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Neurosci Lett. 2005 Sep 30;386(2):82-7.

Language lateralization development in children with autism: insights from the late field magnetoencephalogram.

Author information

1
Department of Medical Imaging, University of Toronto, 150 College St., Room 116, Toronto, Ont., Canada M5M 1G1. elissa.flagg@utoronto.ca

Abstract

Left hemisphere dominance represents the typical language lateralization profile for the majority of neurologically healthy, right-handed individuals. We investigated hemispheric dominance for language in language-impaired children with autism and typically developing controls to investigate the hypothesis that atypical functional specialization for language represents one component of developmental language impairment in autism. Late field magnetoencephalography (MEG) recordings were used to calculate a hemispheric Lateralization Index from the neuromagnetic activity evoked by passive auditory presentation of vowel stimuli. Results indicate that children with autism and typically developing children follow opposite maturational trajectories in language lateralization; while leftward lateralization (i.e. left hemisphere dominance) emerged from bilaterally symmetric neuronal activation as age increased in our sample of typically developing children, rightward lateralization emerged from bilaterally symmetric activity as age increased in our sample of children with autism.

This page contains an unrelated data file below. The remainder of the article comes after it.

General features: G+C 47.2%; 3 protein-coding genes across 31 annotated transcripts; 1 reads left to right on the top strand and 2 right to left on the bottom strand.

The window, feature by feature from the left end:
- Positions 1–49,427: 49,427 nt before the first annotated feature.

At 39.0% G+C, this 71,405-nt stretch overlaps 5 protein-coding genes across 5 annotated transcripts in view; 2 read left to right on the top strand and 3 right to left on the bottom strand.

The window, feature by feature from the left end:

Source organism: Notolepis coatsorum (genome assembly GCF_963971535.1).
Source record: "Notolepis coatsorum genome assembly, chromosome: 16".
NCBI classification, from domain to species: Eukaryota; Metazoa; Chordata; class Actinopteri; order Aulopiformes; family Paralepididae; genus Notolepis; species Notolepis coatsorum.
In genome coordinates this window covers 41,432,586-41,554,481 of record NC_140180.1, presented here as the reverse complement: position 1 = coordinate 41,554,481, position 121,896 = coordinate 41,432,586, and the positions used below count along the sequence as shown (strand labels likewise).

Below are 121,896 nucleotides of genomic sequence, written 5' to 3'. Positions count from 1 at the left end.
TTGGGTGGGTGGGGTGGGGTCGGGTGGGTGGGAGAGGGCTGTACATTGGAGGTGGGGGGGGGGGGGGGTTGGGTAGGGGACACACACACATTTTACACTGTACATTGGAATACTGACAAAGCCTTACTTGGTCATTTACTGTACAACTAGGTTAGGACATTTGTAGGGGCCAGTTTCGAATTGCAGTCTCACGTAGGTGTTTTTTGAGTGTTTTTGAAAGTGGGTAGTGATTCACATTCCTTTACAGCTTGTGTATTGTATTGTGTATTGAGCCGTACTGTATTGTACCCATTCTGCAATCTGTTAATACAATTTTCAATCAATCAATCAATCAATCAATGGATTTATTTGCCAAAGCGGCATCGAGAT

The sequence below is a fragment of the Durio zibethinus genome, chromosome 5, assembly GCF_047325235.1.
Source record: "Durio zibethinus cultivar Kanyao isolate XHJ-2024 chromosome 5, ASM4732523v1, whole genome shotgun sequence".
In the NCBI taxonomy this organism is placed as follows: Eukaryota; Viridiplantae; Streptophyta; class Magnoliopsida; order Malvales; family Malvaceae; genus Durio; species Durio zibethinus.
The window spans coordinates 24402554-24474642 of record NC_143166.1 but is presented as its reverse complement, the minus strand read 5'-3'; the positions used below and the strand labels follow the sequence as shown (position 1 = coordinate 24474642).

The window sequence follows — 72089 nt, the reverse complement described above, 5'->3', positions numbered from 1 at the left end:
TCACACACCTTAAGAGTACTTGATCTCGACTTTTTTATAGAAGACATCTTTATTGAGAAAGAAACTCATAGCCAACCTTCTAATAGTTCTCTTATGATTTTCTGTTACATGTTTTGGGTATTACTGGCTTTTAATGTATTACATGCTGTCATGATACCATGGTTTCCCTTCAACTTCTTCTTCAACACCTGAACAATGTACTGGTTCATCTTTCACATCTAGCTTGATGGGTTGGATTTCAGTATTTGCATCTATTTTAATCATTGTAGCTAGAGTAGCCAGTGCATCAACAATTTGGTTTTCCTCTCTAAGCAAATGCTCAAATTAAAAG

PMID:
16046066
DOI:
10.1016/j.neulet.2005.05.037
[Indexed for MEDLINE]

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